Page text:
At long last, and with hearts full of thanks for those who have helped us along the way, we invite you to begin this journey with us towards a new vision, a new renaissance, for live classical music. It is at once a journey of discovery and a journey home – much like music itself in that we can know a piece intimately, even all our life, and yet be astonished by some new revelation each time we hear it performed. We think this is one of the most magical and rewarding things about music, about our work, and about life. Closely behind it follows the joy of sharing such a journey. And we look forward to your company and conversation as we go.
New & Noteworthy
We must be prepared to show young people that the coal face from which their addictive songs have been chipped contains other, more beautiful and more interesting seams of meaning, and that behind the glittering surface lie treasures that are worth far more than the superficial dross.
It shouldn’t surprise us that orchestras are distancing themselves from the idea of luxury. We generally and perhaps rightly sense that there is something wrong with it. The most obvious reason is the uncomfortable fact that luxury represents a category that might necessarily exclude us – or indeed anybody. That, of course, does not describe classical music.
Self-criticism is a virtue, and part of what distinguishes Western civilisation from its more evident rivals. At a certain stage, however, and for no apparent reason, self-criticism gave way to repudiation.
We asked our major donors directly if we could count on their continued financial support for the downsizing plan to become a regional orchestra. The results were unanimous: nobody would give us the same amount or anything close to it for a lesser orchestra. Most wouldn’t contribute anything at all. We were built on excellence and that’s what we needed to be.
The famous French writer Alexis de Tocqueville discerned a permanent danger, which he described in these terms: the tyranny of the majority – that is to say, the danger that every public decision will be taken by the majority for the majority and disregard both the rights of minorities and the possibility of disagreement.
Ours is a musical culture. People of all musical tastes and backgrounds understand this. Music marks the passage of our moods, our days, our seasons, our years, and our lives. It brings us together, and it marks out our solitude. It celebrates our achievements and mourns our losses.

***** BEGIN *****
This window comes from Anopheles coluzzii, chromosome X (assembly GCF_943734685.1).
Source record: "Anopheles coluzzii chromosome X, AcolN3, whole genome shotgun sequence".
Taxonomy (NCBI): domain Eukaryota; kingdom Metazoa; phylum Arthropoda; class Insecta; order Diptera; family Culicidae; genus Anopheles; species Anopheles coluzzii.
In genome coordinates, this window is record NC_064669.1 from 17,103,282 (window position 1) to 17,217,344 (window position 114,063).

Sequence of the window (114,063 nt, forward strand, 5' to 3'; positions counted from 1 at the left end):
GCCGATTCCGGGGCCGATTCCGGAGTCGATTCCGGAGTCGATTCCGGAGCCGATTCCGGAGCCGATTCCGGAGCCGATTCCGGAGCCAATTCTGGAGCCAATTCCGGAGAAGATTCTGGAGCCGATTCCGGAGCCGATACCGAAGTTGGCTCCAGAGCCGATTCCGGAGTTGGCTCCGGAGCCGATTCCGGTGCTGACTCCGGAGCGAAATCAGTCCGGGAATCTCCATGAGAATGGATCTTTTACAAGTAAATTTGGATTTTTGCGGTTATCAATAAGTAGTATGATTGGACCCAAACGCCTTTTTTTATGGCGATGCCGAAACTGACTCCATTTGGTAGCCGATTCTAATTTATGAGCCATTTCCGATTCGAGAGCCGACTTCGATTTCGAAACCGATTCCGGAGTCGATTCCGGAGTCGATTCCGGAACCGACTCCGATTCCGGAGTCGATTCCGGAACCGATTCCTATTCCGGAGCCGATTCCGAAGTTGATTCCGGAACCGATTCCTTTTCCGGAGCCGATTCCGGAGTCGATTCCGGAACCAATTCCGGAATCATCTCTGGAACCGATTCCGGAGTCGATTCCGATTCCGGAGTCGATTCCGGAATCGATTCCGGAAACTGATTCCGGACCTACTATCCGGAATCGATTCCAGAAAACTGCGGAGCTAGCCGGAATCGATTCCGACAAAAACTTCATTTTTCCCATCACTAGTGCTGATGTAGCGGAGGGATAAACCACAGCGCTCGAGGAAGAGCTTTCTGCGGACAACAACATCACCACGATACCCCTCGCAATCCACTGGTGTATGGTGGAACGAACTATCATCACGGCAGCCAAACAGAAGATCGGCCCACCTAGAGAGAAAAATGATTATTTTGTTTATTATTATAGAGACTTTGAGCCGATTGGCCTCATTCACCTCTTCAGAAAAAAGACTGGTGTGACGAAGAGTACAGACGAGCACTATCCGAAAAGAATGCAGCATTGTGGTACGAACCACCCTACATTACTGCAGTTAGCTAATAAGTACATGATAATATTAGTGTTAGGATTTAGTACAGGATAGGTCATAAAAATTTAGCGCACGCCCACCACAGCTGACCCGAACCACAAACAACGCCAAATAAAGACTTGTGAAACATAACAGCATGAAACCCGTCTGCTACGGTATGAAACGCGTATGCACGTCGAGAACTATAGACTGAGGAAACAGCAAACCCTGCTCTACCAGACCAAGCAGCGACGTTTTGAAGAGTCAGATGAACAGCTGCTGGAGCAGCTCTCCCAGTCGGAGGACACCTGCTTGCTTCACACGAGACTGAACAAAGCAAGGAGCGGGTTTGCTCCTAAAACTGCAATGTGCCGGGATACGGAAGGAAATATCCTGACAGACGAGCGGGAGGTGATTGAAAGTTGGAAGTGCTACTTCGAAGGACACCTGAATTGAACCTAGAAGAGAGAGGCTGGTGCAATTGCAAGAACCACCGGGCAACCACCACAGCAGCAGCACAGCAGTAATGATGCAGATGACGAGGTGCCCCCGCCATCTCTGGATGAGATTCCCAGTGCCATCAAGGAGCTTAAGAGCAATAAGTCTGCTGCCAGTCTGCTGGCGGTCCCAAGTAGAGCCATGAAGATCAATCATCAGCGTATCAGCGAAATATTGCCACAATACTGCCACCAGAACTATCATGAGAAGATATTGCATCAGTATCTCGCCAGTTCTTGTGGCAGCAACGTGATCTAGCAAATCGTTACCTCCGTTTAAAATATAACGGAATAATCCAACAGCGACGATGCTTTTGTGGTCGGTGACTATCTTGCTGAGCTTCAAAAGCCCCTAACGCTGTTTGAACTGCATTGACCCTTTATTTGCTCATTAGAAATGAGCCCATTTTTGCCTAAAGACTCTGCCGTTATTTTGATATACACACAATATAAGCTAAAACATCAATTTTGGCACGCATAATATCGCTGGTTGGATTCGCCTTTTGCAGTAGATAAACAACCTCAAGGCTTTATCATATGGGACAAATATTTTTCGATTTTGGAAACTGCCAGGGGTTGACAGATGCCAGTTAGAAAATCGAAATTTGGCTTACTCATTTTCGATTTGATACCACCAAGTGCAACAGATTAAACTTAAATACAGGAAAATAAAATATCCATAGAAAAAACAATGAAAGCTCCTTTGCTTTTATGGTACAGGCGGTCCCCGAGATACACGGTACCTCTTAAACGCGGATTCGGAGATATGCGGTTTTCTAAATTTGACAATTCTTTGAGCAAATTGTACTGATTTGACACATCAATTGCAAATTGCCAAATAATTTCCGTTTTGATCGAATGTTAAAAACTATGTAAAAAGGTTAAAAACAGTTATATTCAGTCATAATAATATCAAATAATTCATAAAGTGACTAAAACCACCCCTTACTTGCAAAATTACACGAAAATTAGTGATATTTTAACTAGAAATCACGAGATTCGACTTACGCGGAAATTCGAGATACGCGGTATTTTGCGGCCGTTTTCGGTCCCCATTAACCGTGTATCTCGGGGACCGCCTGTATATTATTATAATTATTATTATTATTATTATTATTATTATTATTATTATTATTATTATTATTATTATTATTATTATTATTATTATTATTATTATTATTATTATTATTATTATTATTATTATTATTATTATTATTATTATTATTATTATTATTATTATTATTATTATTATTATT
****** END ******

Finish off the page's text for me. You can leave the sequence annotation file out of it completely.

And the music itself is common property to all. It is not like, say, a painting that is sold and then belongs only to the purchaser, to hang over a sofa or in a private collection, perhaps to end up one day in a public gallery. You cannot buy a song or a symphony, only an instance of it. You cannot buy a box of chords or key signatures like you can a box of watercolors or pastels.
In fact, the music belongs even to those who haven’t heard it yet. We are trustees of an international treasure, obliged to understand the accident of our existence in this time and place more as a responsibility than an entitlement. This realization takes on a special meaning today for the defenders of music’s classical tradition.
For if it’s true that music is made of what you cannot buy, it is also true that a page of chords and key signatures is not what we enjoy when we enjoy music. We do not dance to sheets of paper covered with notes or recall a melody as ink markings on a staff. Music lives for us as a performance in which we partake, as musicians, as listeners, as dancers. And so the tradition of live performance is the heart of our classical tradition.
Our classical tradition, in turn, is at the heart of all our other musical traditions. What we are about is nothing less than the preservation, in trust, of the tradition of live classical music for the benefit of all posterity.
Please consider joining us in support of this worthy cause.